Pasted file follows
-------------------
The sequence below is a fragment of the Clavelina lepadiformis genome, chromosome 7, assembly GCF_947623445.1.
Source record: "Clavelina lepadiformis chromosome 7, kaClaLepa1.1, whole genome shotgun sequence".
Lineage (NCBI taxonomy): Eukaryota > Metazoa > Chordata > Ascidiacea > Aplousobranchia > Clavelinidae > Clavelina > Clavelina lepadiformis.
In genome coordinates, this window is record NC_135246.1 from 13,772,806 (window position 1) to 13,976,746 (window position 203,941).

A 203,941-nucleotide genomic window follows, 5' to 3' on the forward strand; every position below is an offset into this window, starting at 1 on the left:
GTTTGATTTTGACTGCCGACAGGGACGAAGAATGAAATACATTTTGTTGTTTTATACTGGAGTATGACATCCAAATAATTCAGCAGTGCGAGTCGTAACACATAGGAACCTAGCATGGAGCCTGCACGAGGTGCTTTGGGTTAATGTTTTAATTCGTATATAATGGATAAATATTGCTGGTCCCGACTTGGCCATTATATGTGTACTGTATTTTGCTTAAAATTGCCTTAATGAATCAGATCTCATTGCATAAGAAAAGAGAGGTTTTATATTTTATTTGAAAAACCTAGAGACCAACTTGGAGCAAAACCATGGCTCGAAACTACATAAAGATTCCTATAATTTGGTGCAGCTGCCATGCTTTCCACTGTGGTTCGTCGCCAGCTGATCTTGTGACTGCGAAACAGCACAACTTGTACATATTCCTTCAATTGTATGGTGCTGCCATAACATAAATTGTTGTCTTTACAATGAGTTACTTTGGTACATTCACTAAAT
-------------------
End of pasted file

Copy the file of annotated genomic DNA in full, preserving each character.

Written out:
The sequence below is a fragment of the Clavelina lepadiformis genome, chromosome 7, assembly GCF_947623445.1.
Source record: "Clavelina lepadiformis chromosome 7, kaClaLepa1.1, whole genome shotgun sequence".
Lineage (NCBI taxonomy): Eukaryota > Metazoa > Chordata > Ascidiacea > Aplousobranchia > Clavelinidae > Clavelina > Clavelina lepadiformis.
In genome coordinates, this window is record NC_135246.1 from 13,772,806 (window position 1) to 13,976,746 (window position 203,941).

A 203,941-nucleotide genomic window follows, 5' to 3' on the forward strand; every position below is an offset into this window, starting at 1 on the left:
GTTTGATTTTGACTGCCGACAGGGACGAAGAATGAAATACATTTTGTTGTTTTATACTGGAGTATGACATCCAAATAATTCAGCAGTGCGAGTCGTAACACATAGGAACCTAGCATGGAGCCTGCACGAGGTGCTTTGGGTTAATGTTTTAATTCGTATATAATGGATAAATATTGCTGGTCCCGACTTGGCCATTATATGTGTACTGTATTTTGCTTAAAATTGCCTTAATGAATCAGATCTCATTGCATAAGAAAAGAGAGGTTTTATATTTTATTTGAAAAACCTAGAGACCAACTTGGAGCAAAACCATGGCTCGAAACTACATAAAGATTCCTATAATTTGGTGCAGCTGCCATGCTTTCCACTGTGGTTCGTCGCCAGCTGATCTTGTGACTGCGAAACAGCACAACTTGTACATATTCCTTCAATTGTATGGTGCTGCCATAACATAAATTGTTGTCTTTACAATGAGTTACTTTGGTACATTCACTAAAT